Music Reviews

Ben Sidran “Solid State” Review


Not every artist is willing (or able) to try something new 60-something years into their career. But that’s exactly what jazz pianist and singer Ben Sidran is doing on Swing State (CD, digital), the first instrumental album of his illustrious career…and yes, it does beg the question, “What took so long?”

Ben Sidran Swing State

Photo Credit: Trixie Waterbed


Recorded August 25 and 26th 2021 at Madison, Wisconsin’s DNA Studios, Swing State features Sidran’s longtime bassist Billy Peterson, as well as Sidran’s son (and occasional collaborator) Leo on drums, on eight tracks that span a tight forty two minutes. Only one track breaks the six minute mark, making “span” the wrong verb in the previous sentence. But while brevity may be the order of the day on this disc, the album never feels short or shortchanged. Instead, it has a good amount of variety while sharing a somewhat common approach.

Starting off on a high note (no pun intended), Swing State opens with a rather ironic take on the Tin Pan Alley standard “Lullaby Of The Leaves,” which Sidran and friends here turn into something with pep in its step, a song far too jumpy to lull anyone to fall asleep.

Swing State continues its upbeat feel with its second song and titular tune, a Sidran original that would get the juke joint jumpin’ if all the juke joints hadn’t all closed during the pandemic.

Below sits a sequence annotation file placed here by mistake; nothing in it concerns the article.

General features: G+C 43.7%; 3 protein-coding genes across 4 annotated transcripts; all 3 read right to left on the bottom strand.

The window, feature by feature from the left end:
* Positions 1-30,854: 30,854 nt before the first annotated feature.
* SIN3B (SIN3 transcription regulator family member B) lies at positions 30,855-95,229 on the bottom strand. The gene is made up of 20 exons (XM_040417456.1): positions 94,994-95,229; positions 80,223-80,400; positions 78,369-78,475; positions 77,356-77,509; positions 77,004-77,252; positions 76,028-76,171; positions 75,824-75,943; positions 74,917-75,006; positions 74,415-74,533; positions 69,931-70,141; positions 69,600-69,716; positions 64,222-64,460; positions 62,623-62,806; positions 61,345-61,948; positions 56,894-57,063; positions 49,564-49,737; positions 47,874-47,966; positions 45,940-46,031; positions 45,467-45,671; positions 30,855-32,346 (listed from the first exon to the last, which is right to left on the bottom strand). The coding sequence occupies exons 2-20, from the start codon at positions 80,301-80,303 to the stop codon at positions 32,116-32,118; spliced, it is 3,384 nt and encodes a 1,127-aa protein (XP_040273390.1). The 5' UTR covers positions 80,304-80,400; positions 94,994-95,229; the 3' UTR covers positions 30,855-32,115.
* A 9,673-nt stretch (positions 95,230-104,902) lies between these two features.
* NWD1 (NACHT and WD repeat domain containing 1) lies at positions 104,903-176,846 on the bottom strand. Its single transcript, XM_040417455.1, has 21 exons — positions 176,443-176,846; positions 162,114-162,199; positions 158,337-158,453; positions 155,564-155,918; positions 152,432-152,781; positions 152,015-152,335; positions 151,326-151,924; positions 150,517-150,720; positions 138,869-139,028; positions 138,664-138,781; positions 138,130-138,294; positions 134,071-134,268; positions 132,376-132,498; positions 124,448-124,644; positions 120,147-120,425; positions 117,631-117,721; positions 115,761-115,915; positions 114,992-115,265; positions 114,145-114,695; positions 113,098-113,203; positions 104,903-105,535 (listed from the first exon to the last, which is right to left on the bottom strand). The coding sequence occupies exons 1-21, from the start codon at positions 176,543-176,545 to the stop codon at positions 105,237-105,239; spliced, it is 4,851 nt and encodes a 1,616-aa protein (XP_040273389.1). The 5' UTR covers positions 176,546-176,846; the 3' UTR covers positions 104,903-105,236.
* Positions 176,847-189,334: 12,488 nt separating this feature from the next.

Next, Swing State gets a bit serious — though not moody or mellow — with “Laura,” the iconic David Raskin tune written for the 1944 movie of the same name, and is (interestingly) best known for the vocal version with lyrics by Johnny Mercer. While far more laid back than the tunes that came before it, it has the same off-the-cuff kind of vibe.

Things get peppier (though not as peppy as before) for Swing State‘s cover of the classic “Ain’t Misbehavin’.” (Though, really, how could it not; giving this song a sad makeover would be a crime against nature.) But while this isn’t an especially inventive take on this favorite, it does give Billy Peterson a brief but well-played moment in the spotlight with a clever bass solo.

Swing State then lives up to the first word of its name with Sidran & Co.’s take on “Stompin’ At The Savoy,” the standard best known as a Benny Goodman classic (even though it was composed by Edgar Sampson). It’s by far the grooviest tune on the album, and I mean “groovy” in the truly old school way, not like some guy who can’t remember how many times I’ve seen The Grateful Dead.

Next, Sidran and Co. take on “Over The Rainbow,” the classic tune from The Wizard Of Oz. Though, sadly, while hearing a bumpin’, upbeat version of this tune might’ve been interesting, they instead play it safe, and soft. Which isn’t to say it isn’t still an interesting take on this familiar tune, or that it doesn’t fit the rest of the album, just that it’s hard not to wonder what might’ve been.

Thankfully, Swing State redeems itself with a loose but groovy take on the classic “Tuxedo Junction,” made famous by Glenn Miller And His Orchestra….though Miller’s version never made me think of a cartoon cat slinking through a rainy city the way this one does. (That’s one cool cat.)

Ben Sidran Swing State

Swing State then comes to a close…

with an unusual move: An alternate take on “Laura” that adds a lot more groove to the tune courtesy of Leo’s percussive playing. It’s a subtle difference — and one that makes it a little odd to have both on the same disc at the same time — and, to be honest, I prefer the second version more than the first, if only slightly, but it still does a nice job of bringing this engaging collection to a close.

SCORE: 7.5/10



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